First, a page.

When contouring goes horribly wrong
The art of contouring is some complicated beauty business. The best jobs we've seen have involved a makeup artist expertly using product, shadows and light to emphasise bone structure and create the appearance of prosthetic cheekbones.
Go overboard, however, and the results can be downright disastrous. Women are drawing on stripes willy-nilly, taking liberties with bronzer and slapping on blush like a second-rate drag queen. We blame you, Kim Kardashian West.
With contouring (or 'kontouring'), there's a fine line between just right and too much. You either end up looking like a more enhanced version of yourself or like you stumbled into some bad lighting a la Jerry Seinfeld's two-face girlfriend.
Remember, 'perma-Photoshopped', 'Maleficent' and 'war paint' are not looks you ought to be aiming for.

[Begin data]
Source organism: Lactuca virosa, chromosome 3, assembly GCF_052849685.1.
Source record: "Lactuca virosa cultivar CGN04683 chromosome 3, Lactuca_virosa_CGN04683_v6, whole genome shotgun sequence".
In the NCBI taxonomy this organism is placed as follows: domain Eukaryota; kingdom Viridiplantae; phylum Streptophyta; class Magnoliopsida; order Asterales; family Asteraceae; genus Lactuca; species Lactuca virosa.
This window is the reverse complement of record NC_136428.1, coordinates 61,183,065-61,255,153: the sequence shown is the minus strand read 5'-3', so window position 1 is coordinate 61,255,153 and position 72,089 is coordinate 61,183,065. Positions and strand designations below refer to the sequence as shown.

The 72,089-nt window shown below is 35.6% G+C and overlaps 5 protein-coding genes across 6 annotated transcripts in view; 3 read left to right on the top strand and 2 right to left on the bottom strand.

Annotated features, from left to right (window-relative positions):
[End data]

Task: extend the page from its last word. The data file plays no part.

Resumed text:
This is definitely not the domain of amateurs. Despite what the magazines tell you, the technique is much more complex than your average cat-eye flick or smoky eye.
Requiring an algorithm of shading and highlighting to basically reconstruct your face, even the most talented of beauty vloggers struggled with it in the past.
Buzzfeed recently posted a video where they had three brave volunteers and one poor kidnapped dude subject their faces to the makeup artist's blending brush.
We watched the results unfold in real time and their expressions from mid- to post-contour run a gamut from 'shocked' and 'fearful' to 'recoiling in terror' and 'pleasantly surprised'.
One even asked, 'This is going to hurt, right?' A valid question indeed. One takeout from the video? Do not look at the mirror prior to buffing and blending as it will give you nightmares.
The results look great by the end of it, sure, but this is a professional at work. We can't emphasise that enough.
Without the right light, right products, right technique and right hand guiding the ship, contouring can veer horrifically off course.
You don't want to navigate those shark-infested waters without an experienced captain so perhaps leave the contouring - at weddings, formals or any other occasion that requires you show your face in public - to a makeup artist you can trust.
- Daily Life